The hardest part of writing this story is that even though I can remember it like yesterday, it happened 38 years ago. Well, at least the first part of it did. This recounting will attempt to set straight a couple of events that, over time and telling by folks other than myself, turned into a grand myth that’s better than the truth. The story is that I got kicked out of Arkansas State University and lost my pilot’s license for flying through the football stadium during ASU’s first televised game. Like all good myths, it contains an element of truth, but that’s not exactly what happened.
My Dad was one of the old-time crop dusters, which meant I grew up around airplanes like everyone else in the Missouri Bootheel grew up around tractors. So when I went off to college in 1977, I flew there in a plane that I bought from Earl Dean Taylor. Since confession is good for the soul, I’ll admit to flying through Indian stadium on occasion. But in the fall of 1978, I had the misfortune to fly through the stadium a few days prior to a game that was going to be televised to more than just the local northeast Arkansas community. The university president decided to visit the stadium while the television cameras were being set in place. The president, not the cameras, was what got me in trouble. He took great offense to me flying through HIS stadium. He told me (and I believed him), that when he got through with me, I’d never want to get close to that stadium again.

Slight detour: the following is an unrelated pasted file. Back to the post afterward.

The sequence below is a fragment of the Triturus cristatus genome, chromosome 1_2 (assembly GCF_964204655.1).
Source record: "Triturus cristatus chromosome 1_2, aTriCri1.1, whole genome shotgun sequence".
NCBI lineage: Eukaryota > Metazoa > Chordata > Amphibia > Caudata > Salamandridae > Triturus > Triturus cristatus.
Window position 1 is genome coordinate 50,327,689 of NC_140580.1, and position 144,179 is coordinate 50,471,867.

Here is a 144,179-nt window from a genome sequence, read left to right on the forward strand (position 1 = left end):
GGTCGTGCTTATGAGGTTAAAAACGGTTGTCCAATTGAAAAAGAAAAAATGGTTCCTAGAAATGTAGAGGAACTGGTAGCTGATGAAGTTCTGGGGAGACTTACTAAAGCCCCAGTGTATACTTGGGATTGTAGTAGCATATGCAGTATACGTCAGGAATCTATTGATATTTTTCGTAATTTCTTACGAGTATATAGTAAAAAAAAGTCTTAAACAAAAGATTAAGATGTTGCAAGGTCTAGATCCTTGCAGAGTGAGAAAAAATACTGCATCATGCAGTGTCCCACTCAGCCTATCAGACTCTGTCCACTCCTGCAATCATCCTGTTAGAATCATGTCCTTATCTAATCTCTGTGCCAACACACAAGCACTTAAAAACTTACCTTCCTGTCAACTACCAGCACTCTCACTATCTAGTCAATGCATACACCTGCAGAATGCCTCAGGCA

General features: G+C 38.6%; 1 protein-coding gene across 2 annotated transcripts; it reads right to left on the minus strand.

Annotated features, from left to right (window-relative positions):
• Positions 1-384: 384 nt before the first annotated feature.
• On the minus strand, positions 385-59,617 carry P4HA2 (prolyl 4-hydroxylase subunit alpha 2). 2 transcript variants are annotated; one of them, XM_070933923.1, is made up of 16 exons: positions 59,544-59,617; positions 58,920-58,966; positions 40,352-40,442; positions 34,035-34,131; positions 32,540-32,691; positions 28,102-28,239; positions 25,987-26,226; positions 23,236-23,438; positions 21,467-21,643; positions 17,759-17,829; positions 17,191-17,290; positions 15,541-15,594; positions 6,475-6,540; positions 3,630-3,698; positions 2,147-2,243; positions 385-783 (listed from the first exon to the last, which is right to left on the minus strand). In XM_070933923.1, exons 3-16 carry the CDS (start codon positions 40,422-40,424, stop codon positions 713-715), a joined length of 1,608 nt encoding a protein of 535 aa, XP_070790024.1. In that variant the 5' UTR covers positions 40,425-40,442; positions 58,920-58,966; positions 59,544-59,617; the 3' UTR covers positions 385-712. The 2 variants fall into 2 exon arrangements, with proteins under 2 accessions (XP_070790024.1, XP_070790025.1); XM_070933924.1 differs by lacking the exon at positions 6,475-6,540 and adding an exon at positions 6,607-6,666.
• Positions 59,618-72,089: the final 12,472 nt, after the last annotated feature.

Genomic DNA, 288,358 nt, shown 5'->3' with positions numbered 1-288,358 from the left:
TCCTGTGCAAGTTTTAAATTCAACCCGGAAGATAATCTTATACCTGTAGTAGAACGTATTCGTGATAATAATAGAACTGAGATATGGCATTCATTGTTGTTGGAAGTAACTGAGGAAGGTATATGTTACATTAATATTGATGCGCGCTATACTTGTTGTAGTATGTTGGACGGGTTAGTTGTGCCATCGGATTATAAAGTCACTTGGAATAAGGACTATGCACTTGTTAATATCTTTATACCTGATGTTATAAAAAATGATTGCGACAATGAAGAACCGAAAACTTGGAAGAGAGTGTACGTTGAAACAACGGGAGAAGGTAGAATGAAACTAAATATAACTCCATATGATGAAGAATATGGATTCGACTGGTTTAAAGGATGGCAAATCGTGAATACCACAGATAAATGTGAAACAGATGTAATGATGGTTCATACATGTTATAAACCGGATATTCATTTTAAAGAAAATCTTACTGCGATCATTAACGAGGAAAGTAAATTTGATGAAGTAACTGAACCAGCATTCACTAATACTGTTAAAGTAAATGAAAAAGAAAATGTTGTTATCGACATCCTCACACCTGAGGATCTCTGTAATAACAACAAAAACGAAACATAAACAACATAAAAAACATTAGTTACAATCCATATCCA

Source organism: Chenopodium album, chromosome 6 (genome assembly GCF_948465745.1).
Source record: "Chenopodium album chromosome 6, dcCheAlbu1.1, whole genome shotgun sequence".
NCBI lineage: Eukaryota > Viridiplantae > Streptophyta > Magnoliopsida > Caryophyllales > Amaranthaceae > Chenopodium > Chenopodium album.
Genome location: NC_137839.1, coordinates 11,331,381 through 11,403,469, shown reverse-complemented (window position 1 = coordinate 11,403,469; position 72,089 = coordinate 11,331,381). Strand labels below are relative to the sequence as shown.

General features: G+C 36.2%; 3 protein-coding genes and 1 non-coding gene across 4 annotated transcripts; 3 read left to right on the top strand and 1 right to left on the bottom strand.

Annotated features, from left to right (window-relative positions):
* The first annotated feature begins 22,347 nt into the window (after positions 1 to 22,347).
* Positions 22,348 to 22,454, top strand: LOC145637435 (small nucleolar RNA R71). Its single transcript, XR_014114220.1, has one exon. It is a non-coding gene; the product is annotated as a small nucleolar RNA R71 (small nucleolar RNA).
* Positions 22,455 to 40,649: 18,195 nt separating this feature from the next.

He didn’t put the fear of God in me, (I knew God would forgive me), but I was awfully afraid of calling home and telling my folks that I’d gotten kicked out of college. Fortunately, the dean of men (they actually had such a thing back then) intervened on my behalf. I repented and promised to never do it again, and they let me stay in school. I never told my folks what happened. Hallelujah!
Jump forward to the fall of 1980. I’m set to graduate in December, and the school has a new president who didn’t know me from Adam’s house cat. My fraternity was playing an intramural football game, and I decided to cheer them on by making a couple of low passes over the intramural field. BIG MISTAKE! My fraternity brothers loved it, but one of the fellows from the other team reported me to the FAA. I knew I’d been reported, but I didn’t exactly know how to break the news at home. So like any good college kid, I just acted like nothing had happened until I was proved wrong. And I was. Since I didn’t change my home of record with the FAA when I went to college, its notification of an investigation and a list of all the violations of which I’d been accused were sent to my parent’s home address.
Oh yeah; one more thing. I have the same name as my Dad, so when the certified letter from the FAA was delivered to the airport where we got all our mail, it had HIS name on it. (What probably kept him from killing me was his feeling of relief when it dawned on him that HE wasn’t the one being investigated.)
I won’t go into the conversation that took place when Daddy called me at school to let me know that the FAA was looking for me. The list of things they were mad about took up nearly two pages, and I thought all I’d done was buzz the intramural field. Turns out that if you make a crop-duster turn after the first pass, they can cite you for doing low-level aerobatics over a crowd without a waiver.
Well, I called and turned myself in, and the FAA man cut to the chase and asked me just how low I really got. I told him that I wasn’t sure, but since nobody on the field even lay down, it couldn’t have been too low. THAT’S when I lost my license!
So the truth is out. I never got kicked out of college, and losing my license didn’t have anything to do with flying through the football stadium and getting caught by the TV cameras. That’s just a vicious rumor that needed to be set straight, once and for all.
– Rick Rice, Collierville, Tenn.